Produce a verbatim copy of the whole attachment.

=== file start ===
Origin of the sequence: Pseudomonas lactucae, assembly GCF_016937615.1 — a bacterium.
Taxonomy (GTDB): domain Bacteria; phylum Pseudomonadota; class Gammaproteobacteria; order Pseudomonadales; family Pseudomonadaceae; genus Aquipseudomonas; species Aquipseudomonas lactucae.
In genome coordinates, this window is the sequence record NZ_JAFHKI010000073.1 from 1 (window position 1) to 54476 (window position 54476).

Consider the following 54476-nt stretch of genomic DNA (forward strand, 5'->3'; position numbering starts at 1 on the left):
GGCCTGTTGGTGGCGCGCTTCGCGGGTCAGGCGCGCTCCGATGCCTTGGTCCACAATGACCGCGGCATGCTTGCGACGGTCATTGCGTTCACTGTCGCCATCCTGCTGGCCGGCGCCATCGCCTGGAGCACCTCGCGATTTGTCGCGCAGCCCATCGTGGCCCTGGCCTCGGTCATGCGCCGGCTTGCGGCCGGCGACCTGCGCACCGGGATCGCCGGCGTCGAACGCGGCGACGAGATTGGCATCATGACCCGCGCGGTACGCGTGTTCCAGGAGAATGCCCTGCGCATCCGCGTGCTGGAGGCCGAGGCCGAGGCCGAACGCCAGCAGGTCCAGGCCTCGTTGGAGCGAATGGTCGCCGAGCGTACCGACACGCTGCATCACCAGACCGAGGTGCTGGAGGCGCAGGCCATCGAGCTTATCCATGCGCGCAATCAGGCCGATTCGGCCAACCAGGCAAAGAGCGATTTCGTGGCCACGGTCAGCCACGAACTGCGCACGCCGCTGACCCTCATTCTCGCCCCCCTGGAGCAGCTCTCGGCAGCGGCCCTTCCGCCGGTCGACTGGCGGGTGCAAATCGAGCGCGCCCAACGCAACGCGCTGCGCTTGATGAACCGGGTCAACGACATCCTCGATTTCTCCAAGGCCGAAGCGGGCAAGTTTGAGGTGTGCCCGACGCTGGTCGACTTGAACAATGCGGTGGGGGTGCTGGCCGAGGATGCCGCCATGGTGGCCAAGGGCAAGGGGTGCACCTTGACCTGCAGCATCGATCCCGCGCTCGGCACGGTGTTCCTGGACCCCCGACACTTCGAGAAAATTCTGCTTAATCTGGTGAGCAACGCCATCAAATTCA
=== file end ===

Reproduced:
Origin of the sequence: Pseudomonas lactucae, assembly GCF_016937615.1 — a bacterium.
Taxonomy (GTDB): domain Bacteria; phylum Pseudomonadota; class Gammaproteobacteria; order Pseudomonadales; family Pseudomonadaceae; genus Aquipseudomonas; species Aquipseudomonas lactucae.
In genome coordinates, this window is the sequence record NZ_JAFHKI010000073.1 from 1 (window position 1) to 54476 (window position 54476).

Consider the following 54476-nt stretch of genomic DNA (forward strand, 5'->3'; position numbering starts at 1 on the left):
GGCCTGTTGGTGGCGCGCTTCGCGGGTCAGGCGCGCTCCGATGCCTTGGTCCACAATGACCGCGGCATGCTTGCGACGGTCATTGCGTTCACTGTCGCCATCCTGCTGGCCGGCGCCATCGCCTGGAGCACCTCGCGATTTGTCGCGCAGCCCATCGTGGCCCTGGCCTCGGTCATGCGCCGGCTTGCGGCCGGCGACCTGCGCACCGGGATCGCCGGCGTCGAACGCGGCGACGAGATTGGCATCATGACCCGCGCGGTACGCGTGTTCCAGGAGAATGCCCTGCGCATCCGCGTGCTGGAGGCCGAGGCCGAGGCCGAACGCCAGCAGGTCCAGGCCTCGTTGGAGCGAATGGTCGCCGAGCGTACCGACACGCTGCATCACCAGACCGAGGTGCTGGAGGCGCAGGCCATCGAGCTTATCCATGCGCGCAATCAGGCCGATTCGGCCAACCAGGCAAAGAGCGATTTCGTGGCCACGGTCAGCCACGAACTGCGCACGCCGCTGACCCTCATTCTCGCCCCCCTGGAGCAGCTCTCGGCAGCGGCCCTTCCGCCGGTCGACTGGCGGGTGCAAATCGAGCGCGCCCAACGCAACGCGCTGCGCTTGATGAACCGGGTCAACGACATCCTCGATTTCTCCAAGGCCGAAGCGGGCAAGTTTGAGGTGTGCCCGACGCTGGTCGACTTGAACAATGCGGTGGGGGTGCTGGCCGAGGATGCCGCCATGGTGGCCAAGGGCAAGGGGTGCACCTTGACCTGCAGCATCGATCCCGCGCTCGGCACGGTGTTCCTGGACCCCCGACACTTCGAGAAAATTCTGCTTAATCTGGTGAGCAACGCCATCAAATTCA